You might want to try the concept of minimalism. It’s somehow connected to sustainable living because it is a lifestyle that helps people question what things add value to their lives. In the words of The Minimalists, “by clearing the clutter from life’s path, we can all make room for the most important aspects of life: health, relationships, passion, growth, and contribution. They recently wrote an article, “Minimalism Renewed,” at this time of the pandemic.

Play their 30-Day Minimalism Game to start with. It’s a decluttering experience, but there’s more to it as you go through your own minimalism journey. I’ve tried it twice and it has helped me a lot, not only in decluttering but in being mindful of what I’m buying and adding to my possessions. Minimalism is not just about owning a specific number of things, but a lifestyle of doing more with less. This game is a fun and learning experience to do with the extra time we have at home.

3. Create. Reuse. Recycle.

Are you thinking of other activities you can do during your free time? Create. You now have the time to create something using old stuff that you don’t use anymore. Make art from recycled items. I have a friend who’s doing it and had seen her create a bench from an old crate, used liquor bottles into glass bottles and old bike parts into a house decoration. The ideas are endless especially if you’re into craftsmanship but it isn’t a requirement. You can also try creating a DIY facemask from reusable grocery bags.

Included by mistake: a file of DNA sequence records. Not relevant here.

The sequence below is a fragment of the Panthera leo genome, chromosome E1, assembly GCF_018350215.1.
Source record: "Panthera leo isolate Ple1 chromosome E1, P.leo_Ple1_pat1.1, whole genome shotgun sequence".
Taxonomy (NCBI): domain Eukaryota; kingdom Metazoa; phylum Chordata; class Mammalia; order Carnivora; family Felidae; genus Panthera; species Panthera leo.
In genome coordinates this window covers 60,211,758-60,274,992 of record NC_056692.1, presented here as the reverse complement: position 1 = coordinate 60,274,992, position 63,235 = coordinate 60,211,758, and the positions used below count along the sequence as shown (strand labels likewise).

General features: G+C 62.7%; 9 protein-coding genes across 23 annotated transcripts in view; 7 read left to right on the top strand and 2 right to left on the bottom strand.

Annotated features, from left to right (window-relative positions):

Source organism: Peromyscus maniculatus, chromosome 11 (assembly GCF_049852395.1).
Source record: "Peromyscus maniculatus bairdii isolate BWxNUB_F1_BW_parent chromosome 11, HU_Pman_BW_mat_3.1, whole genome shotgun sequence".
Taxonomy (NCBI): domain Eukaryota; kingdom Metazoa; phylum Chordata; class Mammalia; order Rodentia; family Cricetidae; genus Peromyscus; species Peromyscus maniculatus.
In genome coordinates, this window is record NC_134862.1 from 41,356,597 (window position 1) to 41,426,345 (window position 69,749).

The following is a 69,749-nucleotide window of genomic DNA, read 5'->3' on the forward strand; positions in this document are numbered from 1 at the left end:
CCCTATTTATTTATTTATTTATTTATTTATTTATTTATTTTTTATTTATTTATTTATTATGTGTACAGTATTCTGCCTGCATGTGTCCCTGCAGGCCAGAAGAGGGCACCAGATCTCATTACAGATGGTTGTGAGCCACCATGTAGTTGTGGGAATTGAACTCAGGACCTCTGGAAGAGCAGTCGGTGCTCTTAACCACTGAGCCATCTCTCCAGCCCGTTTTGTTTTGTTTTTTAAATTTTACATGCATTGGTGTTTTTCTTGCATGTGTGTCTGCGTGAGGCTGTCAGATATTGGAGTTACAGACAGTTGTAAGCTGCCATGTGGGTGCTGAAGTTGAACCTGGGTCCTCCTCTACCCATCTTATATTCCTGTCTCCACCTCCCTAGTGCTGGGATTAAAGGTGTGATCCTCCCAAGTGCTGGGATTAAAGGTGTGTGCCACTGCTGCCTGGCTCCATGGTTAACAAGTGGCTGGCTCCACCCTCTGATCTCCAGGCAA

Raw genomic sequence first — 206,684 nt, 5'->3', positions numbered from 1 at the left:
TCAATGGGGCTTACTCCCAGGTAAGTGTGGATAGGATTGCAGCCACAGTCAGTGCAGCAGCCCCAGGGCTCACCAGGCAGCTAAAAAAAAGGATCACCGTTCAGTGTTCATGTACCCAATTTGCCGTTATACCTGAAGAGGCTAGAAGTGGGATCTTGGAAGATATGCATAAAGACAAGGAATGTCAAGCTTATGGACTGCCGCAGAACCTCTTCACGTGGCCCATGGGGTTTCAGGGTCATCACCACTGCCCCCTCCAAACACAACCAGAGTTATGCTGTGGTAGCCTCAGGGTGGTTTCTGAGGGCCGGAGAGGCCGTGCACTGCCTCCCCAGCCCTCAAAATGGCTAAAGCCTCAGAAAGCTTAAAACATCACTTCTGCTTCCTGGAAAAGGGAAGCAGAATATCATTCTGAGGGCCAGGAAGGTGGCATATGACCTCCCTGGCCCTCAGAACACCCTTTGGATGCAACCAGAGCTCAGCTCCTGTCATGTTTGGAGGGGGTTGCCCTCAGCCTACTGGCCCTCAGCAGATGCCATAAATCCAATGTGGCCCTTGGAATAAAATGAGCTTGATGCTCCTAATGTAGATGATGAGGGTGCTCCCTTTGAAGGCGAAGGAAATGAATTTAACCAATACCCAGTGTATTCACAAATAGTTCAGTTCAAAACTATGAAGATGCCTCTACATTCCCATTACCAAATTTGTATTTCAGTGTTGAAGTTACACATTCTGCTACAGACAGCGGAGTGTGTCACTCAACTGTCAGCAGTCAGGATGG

Let’s talk about the plastics and the amount of it that we’re consuming right now. For me, this is negotiable during this time. Health and safety are more important than the number of plastics you use when shopping. There may be no clear data yet on how long the virus can last on surfaces, but it can possibly last from 3 hours to 4 days according to this study from The New England Journal of Medicine, and for as long as nine days according to the study published by The Journal of Hospital Infection. So, I strongly suggest to not risk it. Reuse the plastics the best way we can. But if you will insist, do so with extra precautions of washing every bag before and after using it.

If you still want to learn more about sustainable living, watch sustainability films or documentaries or read books. Start somewhere you’re most comfortable with doing, then progress from there. We might have more restrictions now, but practicing sustainable living is still doable in our own simple ways.

“Disaster pass, living goes on.”

COVID-19 has put us on a mandated low-carbon lifestyle. It has given us the perspective to simplify our lives, spend time on what and with who truly matter, prioritize our health and others’ too, and support our communities. These are, in many ways, steps to sustainable living. This pandemic will eventually end, but the lessons and changes it has brought into our lives will continue on.

Roni Matalog

Roni is a Registered Nutritionist-Dietitian. She completed her certification in Plant-Based Nutrition from eCornell University and T.Colin Campbell Center for Nutrition Studies. Her interest in plant-based nutrition, holistic wellness and sustainable living only intensified in recent years, but she has long been passionate about helping individuals make positive and sustainable changes to their health, to be able to live and enjoy a better quality of life while being mindful of the environment and all beings. She founded Plants & Purpose where she offers her services and shares things about plant-based nutrition.